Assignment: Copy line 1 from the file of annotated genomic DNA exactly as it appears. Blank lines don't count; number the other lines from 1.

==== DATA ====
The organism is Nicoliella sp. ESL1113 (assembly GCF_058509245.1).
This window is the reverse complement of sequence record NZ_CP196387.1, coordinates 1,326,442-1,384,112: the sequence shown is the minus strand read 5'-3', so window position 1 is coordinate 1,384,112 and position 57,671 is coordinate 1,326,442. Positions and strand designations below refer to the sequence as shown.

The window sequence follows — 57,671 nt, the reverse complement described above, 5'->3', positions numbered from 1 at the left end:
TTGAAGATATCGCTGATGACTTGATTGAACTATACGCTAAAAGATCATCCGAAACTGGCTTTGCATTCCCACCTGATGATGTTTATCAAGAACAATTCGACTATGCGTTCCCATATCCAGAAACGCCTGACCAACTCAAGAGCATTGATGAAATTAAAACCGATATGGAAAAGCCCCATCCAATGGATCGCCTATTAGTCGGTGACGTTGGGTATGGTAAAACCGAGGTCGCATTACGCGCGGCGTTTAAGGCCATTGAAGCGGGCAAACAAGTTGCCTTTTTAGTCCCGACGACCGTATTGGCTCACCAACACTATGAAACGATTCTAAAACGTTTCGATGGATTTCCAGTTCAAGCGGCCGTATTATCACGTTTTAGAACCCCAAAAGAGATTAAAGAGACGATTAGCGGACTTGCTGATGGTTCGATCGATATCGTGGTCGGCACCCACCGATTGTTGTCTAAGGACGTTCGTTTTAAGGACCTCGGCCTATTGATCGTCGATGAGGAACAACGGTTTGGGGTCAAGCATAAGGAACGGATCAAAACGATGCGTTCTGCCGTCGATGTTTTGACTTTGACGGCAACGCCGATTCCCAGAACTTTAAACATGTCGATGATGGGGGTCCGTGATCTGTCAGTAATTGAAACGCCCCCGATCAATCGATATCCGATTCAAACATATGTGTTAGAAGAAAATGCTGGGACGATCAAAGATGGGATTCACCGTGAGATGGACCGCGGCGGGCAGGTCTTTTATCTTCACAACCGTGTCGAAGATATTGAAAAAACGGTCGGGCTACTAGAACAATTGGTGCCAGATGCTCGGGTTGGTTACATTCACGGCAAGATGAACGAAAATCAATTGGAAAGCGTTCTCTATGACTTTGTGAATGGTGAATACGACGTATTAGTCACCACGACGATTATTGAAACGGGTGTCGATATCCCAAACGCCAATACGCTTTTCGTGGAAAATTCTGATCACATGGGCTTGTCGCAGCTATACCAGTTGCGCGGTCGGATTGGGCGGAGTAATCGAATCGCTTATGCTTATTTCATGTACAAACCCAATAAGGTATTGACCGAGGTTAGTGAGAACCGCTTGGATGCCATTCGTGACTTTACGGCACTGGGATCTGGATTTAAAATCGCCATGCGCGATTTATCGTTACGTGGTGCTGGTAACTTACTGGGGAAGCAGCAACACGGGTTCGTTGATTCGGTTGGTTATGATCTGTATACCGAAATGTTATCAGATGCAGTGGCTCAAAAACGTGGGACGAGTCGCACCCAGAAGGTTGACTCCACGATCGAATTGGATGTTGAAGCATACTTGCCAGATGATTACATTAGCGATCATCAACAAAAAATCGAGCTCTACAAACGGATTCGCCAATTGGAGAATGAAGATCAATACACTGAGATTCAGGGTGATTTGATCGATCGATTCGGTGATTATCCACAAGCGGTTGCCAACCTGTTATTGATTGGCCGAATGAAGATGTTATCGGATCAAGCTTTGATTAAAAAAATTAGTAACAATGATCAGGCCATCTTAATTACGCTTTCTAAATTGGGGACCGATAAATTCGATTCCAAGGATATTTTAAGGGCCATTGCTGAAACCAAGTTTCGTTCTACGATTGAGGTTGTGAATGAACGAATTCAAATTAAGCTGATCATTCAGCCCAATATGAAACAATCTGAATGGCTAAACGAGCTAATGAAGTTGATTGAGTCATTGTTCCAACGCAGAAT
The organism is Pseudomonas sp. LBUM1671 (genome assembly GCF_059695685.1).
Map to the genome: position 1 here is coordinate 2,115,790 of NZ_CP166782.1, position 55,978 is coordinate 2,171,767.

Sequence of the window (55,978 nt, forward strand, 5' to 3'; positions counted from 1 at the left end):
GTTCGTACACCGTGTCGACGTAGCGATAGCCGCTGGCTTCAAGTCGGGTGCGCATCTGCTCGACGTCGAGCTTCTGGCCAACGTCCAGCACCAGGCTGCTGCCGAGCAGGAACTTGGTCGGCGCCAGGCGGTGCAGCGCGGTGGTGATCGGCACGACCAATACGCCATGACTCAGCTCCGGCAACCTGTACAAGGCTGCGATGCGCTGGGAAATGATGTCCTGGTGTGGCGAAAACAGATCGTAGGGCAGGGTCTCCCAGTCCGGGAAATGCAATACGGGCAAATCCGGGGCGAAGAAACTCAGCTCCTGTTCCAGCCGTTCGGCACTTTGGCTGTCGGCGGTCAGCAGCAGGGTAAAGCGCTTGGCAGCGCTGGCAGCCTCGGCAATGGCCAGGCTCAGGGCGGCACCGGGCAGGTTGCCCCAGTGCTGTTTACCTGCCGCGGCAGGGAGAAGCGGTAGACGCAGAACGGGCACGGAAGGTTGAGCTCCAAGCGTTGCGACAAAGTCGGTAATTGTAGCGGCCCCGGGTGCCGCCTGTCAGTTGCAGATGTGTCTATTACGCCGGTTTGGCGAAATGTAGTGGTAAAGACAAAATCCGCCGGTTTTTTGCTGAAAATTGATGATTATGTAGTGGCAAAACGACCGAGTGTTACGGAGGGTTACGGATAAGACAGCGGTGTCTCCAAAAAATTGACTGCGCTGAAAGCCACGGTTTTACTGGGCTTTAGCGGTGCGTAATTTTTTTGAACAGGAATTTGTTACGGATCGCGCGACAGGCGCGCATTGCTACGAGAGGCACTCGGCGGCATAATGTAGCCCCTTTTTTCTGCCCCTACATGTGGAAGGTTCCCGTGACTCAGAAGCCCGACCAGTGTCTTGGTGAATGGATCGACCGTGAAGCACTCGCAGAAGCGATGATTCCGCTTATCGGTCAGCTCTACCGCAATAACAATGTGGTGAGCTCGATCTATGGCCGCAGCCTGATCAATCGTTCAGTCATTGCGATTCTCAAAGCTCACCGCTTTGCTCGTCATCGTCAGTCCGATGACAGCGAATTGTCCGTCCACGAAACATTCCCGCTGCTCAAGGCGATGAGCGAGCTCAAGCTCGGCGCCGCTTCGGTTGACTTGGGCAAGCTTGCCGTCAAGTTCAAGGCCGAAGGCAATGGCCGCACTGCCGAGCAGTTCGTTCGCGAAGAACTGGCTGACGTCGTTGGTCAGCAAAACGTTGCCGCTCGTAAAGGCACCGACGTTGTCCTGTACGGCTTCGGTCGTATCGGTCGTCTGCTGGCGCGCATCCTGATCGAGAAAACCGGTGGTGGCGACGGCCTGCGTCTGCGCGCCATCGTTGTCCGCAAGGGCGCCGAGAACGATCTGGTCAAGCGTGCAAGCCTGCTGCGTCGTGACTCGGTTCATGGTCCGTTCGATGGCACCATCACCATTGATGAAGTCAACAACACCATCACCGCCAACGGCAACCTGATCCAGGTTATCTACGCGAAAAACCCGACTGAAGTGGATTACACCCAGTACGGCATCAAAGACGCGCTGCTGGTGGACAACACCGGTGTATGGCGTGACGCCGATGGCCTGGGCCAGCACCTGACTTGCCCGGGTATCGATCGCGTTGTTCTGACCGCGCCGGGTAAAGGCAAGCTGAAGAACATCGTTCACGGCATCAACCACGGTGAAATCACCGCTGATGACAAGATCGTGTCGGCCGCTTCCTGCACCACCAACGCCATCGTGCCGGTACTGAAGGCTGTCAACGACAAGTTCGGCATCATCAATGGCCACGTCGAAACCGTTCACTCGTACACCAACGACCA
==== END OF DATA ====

The organism is Nicoliella sp. ESL1113 (assembly GCF_058509245.1).